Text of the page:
Population Size, Plant Occupancy and Threats to Acavus in Three Selected Homegardens in Kandy District, Sri Lanka

A.M.R.S. Bandara, K.B. Ranawana, B. Weerakoon


Acavus is an endemic genus of arboreal land snails, widely distributed in south west wet zoneof Sri Lanka. Acavus consist of three species, Acavus haemastoma, Acavus superbus andAcavus phoenix with two subspecies Acavus phoenix phoenix and Acavus phoenix custaneus.Although Acavus is an endemic Gondwanan relict there are only few studies carried out onthese snails, especially focusing homegardens. Homegardens serve as islands of habitatsmaintaining a considerable portion of Acavus. The objectives of the study are to estimate thepopulation size of Acavus, to study the tree species commonly occupied by Acavus and toidentify the threats to Acavus in homegardens in Kandy district. Study was carried out inthree homegardens (each with about 60 perches) in Kahalla, Pilimathalawa and Gampola forsix months from February to July 2013. All the sites harboured Acavus phoenix custaneus.Each site was visited twice a month and total count of Acavus and tree species they occupiedwere recorded. Threats to Acavus also observed in the field. Sites that were studied showedbasic characters of Kandyan homegardens. According to the results, population sizes ofAcavus of the sites are as follows, Kahalla 181, Pilimathalawa 40 and Gampola 117. Of theAcavus observed highest percentages were observed associated with following tree species,Areca catechu (24.29%), Artocarpus heterophyllus (15.91%), Cocos nucifera (12.78%),Michelia champaca (7.78%), Persea Americana (5.35%), Musa spp. (3.31%), Coffea arabica(2.87%), Gliricidia sepium (2.57%), Caryota urens (2.52) and Artocarpus altilis (1.92%).Rest of the Acavus observed was distributed in a variety of other tree and shrub species. Inhomegardens Acavus is threatened mainly by greater coucal (Centropus sinensis),occasionally by toque monkey (Macaca sinica), shrinking of homegardens (as they pass fromgeneration to generation) and unawareness of public. It is clear that the presence of certaintree and shrub species supports the survival of Acavus in homegardens and sustainable use ofsuch flora will help to maintain healthy Acavus populations.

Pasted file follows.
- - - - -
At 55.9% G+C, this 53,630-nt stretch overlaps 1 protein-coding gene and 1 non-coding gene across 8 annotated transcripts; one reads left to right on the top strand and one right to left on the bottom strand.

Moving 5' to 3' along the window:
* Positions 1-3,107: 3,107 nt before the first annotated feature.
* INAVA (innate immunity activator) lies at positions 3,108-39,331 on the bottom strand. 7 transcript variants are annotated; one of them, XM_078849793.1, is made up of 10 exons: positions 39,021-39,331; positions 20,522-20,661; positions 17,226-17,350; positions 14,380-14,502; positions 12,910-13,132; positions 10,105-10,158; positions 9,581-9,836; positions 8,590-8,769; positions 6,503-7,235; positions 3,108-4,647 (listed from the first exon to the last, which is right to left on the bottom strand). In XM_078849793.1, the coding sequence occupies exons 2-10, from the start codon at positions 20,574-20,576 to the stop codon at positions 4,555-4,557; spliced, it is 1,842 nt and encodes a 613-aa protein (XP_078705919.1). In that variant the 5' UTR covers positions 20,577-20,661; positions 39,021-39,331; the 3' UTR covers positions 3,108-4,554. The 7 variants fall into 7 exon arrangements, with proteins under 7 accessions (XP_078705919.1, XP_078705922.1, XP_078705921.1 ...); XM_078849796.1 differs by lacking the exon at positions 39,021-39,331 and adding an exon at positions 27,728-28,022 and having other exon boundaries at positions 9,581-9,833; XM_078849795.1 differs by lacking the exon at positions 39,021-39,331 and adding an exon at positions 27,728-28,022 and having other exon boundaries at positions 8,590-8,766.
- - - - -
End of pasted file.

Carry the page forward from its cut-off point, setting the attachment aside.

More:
Population size, Homegarden, Endemic, Relict

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DOI: https://doi.org/10.31357/fesympo.v18i0.1887

DOI (PDF): https://doi.org/10.31357/fesympo.v18i0.1887.g992


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Proceedings of International Forestry and Environment Symposium, Sri Lanka. Published by Department of Forestry and Environmental Science, University of Sri Jayewardenepura